I tidied the kitchen after they ate boiled eggs and toast for breakfast with their coffee, then downloaded my photos from the past week.
The two Swedes — Thomas and Goran— and Scott and Quintin set out half an hour ago through the snowing dark for Regina, where Thomas and Goran are to board a flight to Toronto at 11 a.m.
There is supposed to be an “Alberta Clipper” coming in, but I’ll try not to worry that they miss their flight or that anyone gets caught in a storm either coming or going. (Gunnar and Melissa are travelling in Asia right now and Scott has been fretting about their safety. I’ve told him not to worry, so I have to practise what I preach.)
Thomas is studying animal husbandry at university in Guelph, Ontario, and his friend Goran has always wanted to come to Canada to meet his relatives, see the land his great-uncle homesteaded, and observe the current cattle-ranching operation. With Thomas in the country already, this was Goran’s opportunity to have a companion and translator on his travels.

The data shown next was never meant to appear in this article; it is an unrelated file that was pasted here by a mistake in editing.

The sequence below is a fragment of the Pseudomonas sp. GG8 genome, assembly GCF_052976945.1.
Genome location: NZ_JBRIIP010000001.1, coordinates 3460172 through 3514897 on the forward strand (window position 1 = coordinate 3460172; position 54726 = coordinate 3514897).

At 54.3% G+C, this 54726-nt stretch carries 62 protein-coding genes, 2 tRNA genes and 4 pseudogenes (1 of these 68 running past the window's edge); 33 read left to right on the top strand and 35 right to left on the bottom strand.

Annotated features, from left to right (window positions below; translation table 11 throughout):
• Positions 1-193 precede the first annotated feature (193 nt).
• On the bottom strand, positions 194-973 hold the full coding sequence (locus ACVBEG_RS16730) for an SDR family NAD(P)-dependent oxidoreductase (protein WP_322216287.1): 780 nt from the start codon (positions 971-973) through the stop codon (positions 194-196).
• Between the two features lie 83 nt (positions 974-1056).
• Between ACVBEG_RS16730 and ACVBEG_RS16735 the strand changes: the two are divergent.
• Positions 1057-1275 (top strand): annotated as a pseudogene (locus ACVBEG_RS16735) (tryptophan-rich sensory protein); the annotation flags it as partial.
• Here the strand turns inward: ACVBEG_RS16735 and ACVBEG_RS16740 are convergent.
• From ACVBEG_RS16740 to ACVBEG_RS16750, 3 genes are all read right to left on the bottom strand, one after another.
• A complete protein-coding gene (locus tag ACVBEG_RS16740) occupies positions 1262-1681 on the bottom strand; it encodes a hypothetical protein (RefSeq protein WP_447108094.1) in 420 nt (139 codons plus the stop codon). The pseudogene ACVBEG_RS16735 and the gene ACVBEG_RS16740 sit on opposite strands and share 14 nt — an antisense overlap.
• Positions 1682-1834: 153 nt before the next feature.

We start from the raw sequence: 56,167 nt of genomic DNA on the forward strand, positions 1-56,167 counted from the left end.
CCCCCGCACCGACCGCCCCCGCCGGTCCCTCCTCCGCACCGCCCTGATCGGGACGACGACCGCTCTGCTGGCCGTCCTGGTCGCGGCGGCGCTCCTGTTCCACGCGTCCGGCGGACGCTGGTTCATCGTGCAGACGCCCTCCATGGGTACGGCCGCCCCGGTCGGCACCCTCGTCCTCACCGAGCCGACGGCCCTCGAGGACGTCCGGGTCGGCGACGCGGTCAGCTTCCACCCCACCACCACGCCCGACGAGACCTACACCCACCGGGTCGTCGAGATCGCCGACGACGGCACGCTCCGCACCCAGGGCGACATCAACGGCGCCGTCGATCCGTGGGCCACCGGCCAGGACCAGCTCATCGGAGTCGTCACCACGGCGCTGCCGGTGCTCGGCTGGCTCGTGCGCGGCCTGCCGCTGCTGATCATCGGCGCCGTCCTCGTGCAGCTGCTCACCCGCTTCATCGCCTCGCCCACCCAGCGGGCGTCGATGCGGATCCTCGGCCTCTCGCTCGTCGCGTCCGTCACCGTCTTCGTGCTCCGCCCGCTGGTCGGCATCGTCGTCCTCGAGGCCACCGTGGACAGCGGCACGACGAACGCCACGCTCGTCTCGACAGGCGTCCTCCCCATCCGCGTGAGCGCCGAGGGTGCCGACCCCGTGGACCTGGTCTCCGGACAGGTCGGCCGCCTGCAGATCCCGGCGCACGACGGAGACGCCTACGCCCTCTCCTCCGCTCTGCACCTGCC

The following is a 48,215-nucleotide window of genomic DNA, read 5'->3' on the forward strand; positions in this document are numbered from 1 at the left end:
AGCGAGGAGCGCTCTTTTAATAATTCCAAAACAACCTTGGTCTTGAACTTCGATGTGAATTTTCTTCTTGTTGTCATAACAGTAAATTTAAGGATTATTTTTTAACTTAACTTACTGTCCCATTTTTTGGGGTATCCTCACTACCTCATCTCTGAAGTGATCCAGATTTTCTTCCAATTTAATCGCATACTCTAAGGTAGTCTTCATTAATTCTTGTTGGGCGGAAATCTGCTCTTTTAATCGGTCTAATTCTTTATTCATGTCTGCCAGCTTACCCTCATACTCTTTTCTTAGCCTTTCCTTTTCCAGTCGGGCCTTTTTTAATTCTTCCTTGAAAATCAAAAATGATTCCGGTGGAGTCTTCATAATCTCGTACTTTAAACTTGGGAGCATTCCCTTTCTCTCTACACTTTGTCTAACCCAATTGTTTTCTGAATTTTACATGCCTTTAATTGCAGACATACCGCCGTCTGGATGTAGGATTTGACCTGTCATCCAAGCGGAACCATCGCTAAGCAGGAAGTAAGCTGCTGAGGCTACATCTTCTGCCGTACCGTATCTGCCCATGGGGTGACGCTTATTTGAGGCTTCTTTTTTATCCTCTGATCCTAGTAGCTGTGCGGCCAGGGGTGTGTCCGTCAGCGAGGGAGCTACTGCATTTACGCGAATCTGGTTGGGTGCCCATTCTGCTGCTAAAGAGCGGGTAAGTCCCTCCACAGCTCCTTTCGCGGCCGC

It was a flying visit. They were picked up in Regina on Tuesday afternoon and arrived here at Golden Grain Farm around suppertime that night. The extended family gathered three or four times for meals over the two days and three nights they were with us; I was at my sister’s but came home on Tuesday afternoon to prepare a pot of chili for supper, and then yesterday afternoon came back to stay, as Karen and her husband were on their way home from their holiday in Kelowna. So I had an opportunity to sit and visit with the fellows last night before everyone headed off to bed, exhausted, just after midnight.
Just as I expected, Swedes from “the old country” are lovely: polite, considerate, good-natured, wholesome people. I wasn’t the least bit surprised, as this is how I have always imagined them to be.